The same New York Times/Siena College poll showed Biden with a mammoth 38-percentage-point lead over Trump among Latino voters in the state. His support among that growing demographic — it’s doubled since 1980 to about a third of the state’s population — is a product of grassroots efforts Democrats have made in recent years, dating back to the fight against the state’s controversial “show me your papers” law.
Mari Yepez, field director for MiAZ, a Latino-voter-turnout group in the state, started community organizing eight years ago during an effort to get now-former Maricopa County Sheriff Joe Arpaio out of office.
“We have registered people and are signing people up on the permanent early voting lists,” she said.
“All of these things contribute to a mosaic of reasons as to why the state’s so competitive,” strategist Coughlin said.
Meanwhile, a massive arrival of transplants in the greater Phoenix area in recent years (it’s the fastest-growing city in the U.S.) has increased the number of young, college-educated voters in Maricopa County — which houses Phoenix, its expansive and growing suburbs and more than 60 percent of the state’s electorate. That demographic helped fuel Democratic wins across the country in the 2018 midterms.
That shift makes any road to victory for Trump in Arizona even more challenging. Only one candidate of either major party has, over the last decade, won statewide while losing Maricopa County. Trump won Maricopa County in 2016 by 2.9 percentage points (and suburban voters by 16 percentage points, according to exit polling).
But the latest New York Times/Siena College poll shows voters in the “Phoenix region” of the state backing Biden 57 percent to 29 percent, and in the “rest of Maricopa County region” of the state 46 percent to 45 percent.
Women, McCain, Senate race make huge impact
Just as critical for Biden’s chances at victory are the levels at which women — especially in those same Maricopa County suburbs — have flocked to Biden. (In the latest New York Times/Siena College poll, Biden led Trump among all women by 18 percentage points).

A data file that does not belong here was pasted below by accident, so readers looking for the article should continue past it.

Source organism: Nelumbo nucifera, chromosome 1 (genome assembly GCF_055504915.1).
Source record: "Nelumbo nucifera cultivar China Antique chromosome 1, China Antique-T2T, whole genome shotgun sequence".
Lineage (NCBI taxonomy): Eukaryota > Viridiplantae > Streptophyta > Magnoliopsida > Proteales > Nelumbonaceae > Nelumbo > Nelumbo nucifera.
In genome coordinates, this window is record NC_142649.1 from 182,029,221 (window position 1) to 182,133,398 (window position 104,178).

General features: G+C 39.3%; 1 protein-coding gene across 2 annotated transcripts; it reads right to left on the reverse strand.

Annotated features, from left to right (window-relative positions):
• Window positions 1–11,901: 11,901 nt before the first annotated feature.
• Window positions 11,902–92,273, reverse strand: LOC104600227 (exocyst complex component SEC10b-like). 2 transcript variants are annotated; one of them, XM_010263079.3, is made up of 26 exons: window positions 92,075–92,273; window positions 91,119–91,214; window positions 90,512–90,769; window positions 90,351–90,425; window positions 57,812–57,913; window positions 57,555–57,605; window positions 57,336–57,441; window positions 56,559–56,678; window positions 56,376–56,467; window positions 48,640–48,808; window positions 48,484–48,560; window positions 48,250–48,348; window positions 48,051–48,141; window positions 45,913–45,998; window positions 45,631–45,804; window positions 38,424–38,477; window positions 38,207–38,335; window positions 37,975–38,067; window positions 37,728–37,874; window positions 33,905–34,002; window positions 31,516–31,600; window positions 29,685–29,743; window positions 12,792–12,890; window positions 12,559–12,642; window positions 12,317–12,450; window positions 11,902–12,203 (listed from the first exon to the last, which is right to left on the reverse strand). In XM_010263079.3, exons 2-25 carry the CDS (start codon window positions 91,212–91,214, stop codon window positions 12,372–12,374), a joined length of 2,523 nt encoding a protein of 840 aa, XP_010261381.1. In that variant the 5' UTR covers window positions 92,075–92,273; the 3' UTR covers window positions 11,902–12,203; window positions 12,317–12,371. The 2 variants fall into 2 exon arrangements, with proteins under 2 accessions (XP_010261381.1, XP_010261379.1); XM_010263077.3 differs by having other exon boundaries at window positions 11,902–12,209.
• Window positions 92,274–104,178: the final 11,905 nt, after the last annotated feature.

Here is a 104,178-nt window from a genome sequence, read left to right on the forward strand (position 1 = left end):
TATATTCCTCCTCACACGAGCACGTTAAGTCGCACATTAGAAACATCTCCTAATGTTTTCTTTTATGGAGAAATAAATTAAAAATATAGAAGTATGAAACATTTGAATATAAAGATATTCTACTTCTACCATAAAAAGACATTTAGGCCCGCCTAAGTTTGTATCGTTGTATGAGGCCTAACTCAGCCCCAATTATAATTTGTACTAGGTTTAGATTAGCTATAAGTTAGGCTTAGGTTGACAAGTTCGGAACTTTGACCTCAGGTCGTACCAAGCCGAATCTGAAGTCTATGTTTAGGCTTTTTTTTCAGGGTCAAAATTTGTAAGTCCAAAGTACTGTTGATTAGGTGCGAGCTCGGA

“The women thing is critical. Women are who Trump has lost in droves,” said Kolbe, who left office in 2007 and decided to leave Republican Party altogether in 2018, citing Trump. “That will be his Achilles’ heel.”
Biden is also primed to benefit from the strong effort Democrat Mark Kelly is making to unseat incumbent GOP Sen. Martha McSally. Kelly, a former astronaut and the husband of former Arizona Rep. Gabrielle Giffords, who survived a 2011 assassination attempt, has led McSally by huge margins in polls, which also show he is extremely well-liked and trusted in the state.
In addition, Biden continues to benefit from Trump’s longstanding feud with former Sen. John McCain — a quarrel that Trump has attempted to continue even after McCain died of brain cancer in 2018. McCain’s widow, Cindy McCain, appeared in a video supporting Biden during the Democratic National Convention and later fully endorsed the Democratic nominee.
“John McCain remains absolutely revered in Arizona, and I think seeing Cindy McCain up there reminded people of Trump’s attitude about him and of the stories we’ve heard about his attitude toward the military,” Klar, of the University of Arizona, said.
Nonetheless, some experts warn that Trump remains highly competitive in the state, mostly because the demographic shifts, while significant, haven’t quite yet fully changed the state’s hue to blue and because polls could be undercounting Trump support.